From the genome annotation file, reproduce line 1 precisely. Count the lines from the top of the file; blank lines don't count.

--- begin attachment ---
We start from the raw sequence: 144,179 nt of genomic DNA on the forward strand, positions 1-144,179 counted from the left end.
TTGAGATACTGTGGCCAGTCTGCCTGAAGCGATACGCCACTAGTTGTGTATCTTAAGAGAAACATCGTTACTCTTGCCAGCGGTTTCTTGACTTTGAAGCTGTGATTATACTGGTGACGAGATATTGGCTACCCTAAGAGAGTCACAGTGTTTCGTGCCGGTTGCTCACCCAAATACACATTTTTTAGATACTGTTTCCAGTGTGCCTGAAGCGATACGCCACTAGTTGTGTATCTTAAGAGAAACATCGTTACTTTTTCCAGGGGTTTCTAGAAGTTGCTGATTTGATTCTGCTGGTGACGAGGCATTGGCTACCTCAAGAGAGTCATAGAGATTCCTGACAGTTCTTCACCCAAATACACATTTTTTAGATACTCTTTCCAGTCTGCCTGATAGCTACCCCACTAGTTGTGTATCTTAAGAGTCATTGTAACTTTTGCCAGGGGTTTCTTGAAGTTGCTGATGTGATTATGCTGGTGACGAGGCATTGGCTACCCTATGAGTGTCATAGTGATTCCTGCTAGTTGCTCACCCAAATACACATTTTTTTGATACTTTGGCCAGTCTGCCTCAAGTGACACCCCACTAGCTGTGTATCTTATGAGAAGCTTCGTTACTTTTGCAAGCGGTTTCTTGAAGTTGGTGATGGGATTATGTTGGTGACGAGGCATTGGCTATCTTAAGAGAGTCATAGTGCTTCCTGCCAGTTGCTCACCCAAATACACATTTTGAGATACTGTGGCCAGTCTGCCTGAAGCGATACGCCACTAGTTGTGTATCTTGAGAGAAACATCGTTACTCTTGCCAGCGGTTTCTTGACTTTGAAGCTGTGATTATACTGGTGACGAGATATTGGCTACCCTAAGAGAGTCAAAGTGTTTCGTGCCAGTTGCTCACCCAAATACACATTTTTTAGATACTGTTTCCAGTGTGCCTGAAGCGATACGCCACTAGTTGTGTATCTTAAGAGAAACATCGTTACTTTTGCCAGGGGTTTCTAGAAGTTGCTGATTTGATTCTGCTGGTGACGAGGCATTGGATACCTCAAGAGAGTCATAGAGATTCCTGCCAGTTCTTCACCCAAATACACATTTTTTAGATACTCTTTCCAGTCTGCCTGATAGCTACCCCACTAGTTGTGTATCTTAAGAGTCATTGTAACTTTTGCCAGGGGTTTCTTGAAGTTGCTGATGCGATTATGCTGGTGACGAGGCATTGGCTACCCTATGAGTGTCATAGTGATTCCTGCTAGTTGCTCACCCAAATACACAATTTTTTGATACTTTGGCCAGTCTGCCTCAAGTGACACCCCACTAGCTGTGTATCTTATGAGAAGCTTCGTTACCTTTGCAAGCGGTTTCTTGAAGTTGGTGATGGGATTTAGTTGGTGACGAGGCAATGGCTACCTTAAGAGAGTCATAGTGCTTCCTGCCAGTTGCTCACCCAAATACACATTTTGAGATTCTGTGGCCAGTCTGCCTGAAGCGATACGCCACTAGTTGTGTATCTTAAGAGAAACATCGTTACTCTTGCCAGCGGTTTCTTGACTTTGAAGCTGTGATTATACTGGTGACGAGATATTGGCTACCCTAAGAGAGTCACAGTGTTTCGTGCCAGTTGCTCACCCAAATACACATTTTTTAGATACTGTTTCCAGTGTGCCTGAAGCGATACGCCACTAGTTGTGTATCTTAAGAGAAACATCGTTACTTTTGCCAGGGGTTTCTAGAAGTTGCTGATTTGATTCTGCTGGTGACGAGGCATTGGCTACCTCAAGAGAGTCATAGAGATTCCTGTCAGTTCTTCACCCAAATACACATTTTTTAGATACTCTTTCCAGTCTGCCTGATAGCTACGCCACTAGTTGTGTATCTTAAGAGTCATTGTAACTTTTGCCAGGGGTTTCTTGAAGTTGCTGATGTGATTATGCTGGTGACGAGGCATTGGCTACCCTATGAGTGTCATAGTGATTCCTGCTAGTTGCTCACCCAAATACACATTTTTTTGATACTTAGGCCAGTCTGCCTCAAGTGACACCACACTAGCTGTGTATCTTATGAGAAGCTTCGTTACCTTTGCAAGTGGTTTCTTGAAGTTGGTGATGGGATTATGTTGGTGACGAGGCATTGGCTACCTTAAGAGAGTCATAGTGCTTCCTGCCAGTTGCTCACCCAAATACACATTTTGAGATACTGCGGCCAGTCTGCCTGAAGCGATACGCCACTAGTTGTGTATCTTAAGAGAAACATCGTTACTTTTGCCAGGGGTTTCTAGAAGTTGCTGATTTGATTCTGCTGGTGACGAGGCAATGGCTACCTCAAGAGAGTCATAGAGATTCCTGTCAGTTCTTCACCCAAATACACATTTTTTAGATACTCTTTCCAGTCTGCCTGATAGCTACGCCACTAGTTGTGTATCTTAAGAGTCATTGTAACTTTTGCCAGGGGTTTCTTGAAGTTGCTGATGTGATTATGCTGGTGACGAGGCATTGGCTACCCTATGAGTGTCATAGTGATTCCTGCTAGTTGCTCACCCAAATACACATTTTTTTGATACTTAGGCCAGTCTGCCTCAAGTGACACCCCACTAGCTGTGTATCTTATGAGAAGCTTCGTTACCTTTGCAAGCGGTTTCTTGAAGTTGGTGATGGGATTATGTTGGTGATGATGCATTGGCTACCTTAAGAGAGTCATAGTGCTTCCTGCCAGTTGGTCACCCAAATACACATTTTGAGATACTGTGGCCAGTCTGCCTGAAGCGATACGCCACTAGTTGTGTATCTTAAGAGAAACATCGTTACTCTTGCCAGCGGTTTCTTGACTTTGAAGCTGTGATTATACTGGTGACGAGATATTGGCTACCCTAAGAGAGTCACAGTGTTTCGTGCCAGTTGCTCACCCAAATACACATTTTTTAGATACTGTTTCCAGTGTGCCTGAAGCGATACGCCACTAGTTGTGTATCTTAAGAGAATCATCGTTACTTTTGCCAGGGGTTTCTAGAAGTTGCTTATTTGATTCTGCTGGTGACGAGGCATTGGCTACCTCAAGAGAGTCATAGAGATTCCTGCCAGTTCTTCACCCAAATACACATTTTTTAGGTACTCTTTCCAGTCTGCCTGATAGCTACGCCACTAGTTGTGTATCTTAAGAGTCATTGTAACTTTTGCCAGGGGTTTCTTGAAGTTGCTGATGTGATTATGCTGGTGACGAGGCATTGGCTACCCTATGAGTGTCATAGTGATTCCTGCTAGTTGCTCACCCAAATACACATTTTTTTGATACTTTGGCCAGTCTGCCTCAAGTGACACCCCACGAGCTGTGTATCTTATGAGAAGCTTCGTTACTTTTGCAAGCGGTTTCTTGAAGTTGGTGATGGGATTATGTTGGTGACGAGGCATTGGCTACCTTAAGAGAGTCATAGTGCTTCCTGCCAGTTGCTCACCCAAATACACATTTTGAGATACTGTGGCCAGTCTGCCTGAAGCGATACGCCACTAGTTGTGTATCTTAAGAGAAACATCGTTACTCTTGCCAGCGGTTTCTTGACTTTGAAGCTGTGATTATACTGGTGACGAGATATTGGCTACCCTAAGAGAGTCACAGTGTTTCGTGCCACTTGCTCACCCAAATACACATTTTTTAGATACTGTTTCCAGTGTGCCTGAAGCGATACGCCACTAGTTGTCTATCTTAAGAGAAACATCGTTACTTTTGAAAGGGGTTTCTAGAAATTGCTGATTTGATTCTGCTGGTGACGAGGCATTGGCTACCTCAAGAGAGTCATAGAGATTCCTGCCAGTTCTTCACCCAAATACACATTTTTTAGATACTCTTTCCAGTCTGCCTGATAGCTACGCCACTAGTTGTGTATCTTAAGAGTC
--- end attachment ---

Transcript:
We start from the raw sequence: 144,179 nt of genomic DNA on the forward strand, positions 1-144,179 counted from the left end.